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6 Jun 2013

Promising results from MS therapy trial

The treatment may help to reduce immune system myelin resistance by up to 75 per cent.

Promising results from a phase one clinical trial of a new multiple sclerosis (MS) treatment indicate that the therapy could soon help the some two million sufferers across the world enjoy a better quality of life.

The condition occurs when the body's immune system mistakenly destroys myelin, the dielectric material which insulates nerves, leading to damage in the brain and spinal column which causes symptoms like spasticity.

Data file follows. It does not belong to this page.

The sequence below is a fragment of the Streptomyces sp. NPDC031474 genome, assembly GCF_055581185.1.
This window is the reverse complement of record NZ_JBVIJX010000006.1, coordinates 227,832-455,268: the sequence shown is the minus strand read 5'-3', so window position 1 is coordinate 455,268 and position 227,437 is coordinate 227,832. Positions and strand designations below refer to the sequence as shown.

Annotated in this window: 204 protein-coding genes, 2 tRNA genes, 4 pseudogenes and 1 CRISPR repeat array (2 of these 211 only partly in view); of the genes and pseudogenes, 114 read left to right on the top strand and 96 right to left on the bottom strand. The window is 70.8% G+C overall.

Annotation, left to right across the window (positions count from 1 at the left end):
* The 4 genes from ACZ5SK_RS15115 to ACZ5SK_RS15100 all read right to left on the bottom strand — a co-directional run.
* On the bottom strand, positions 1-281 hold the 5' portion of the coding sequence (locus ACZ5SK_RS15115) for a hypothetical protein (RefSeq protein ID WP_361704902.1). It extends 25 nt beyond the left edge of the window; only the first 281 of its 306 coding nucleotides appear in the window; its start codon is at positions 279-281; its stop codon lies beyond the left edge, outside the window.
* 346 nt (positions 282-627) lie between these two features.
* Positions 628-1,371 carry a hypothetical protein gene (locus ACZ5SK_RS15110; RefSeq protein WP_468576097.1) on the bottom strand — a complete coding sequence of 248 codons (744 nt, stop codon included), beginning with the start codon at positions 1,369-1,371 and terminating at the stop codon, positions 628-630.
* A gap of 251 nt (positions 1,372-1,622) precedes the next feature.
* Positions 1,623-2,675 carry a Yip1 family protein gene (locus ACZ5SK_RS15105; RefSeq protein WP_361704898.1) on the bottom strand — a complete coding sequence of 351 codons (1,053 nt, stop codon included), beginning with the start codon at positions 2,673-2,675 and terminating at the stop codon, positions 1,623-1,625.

However, a human trial involving nine MS patients showed that a new drug could reduce the immune system's resistance to myelin by 50 to 75 per cent. This should result in slower progression and less severe symptoms.

Scientists harnessed up to three billion white blood cells from the affected individuals, processed them to envelop myelin antigens, and then reintroduced them to the body via an intravenous injection.

This disrupts the autoimmune response by encouraging white blood cells to recognise myelin as harmless and avoid destroying it. Damage to the nervous system is therefore limited, resulting in more favourable outcomes.

Northwestern Medicine researchers Stephen Miller said: "In the phase two trial we want to treat patients as early as possible in the disease before they have paralysis due to myelin damage."

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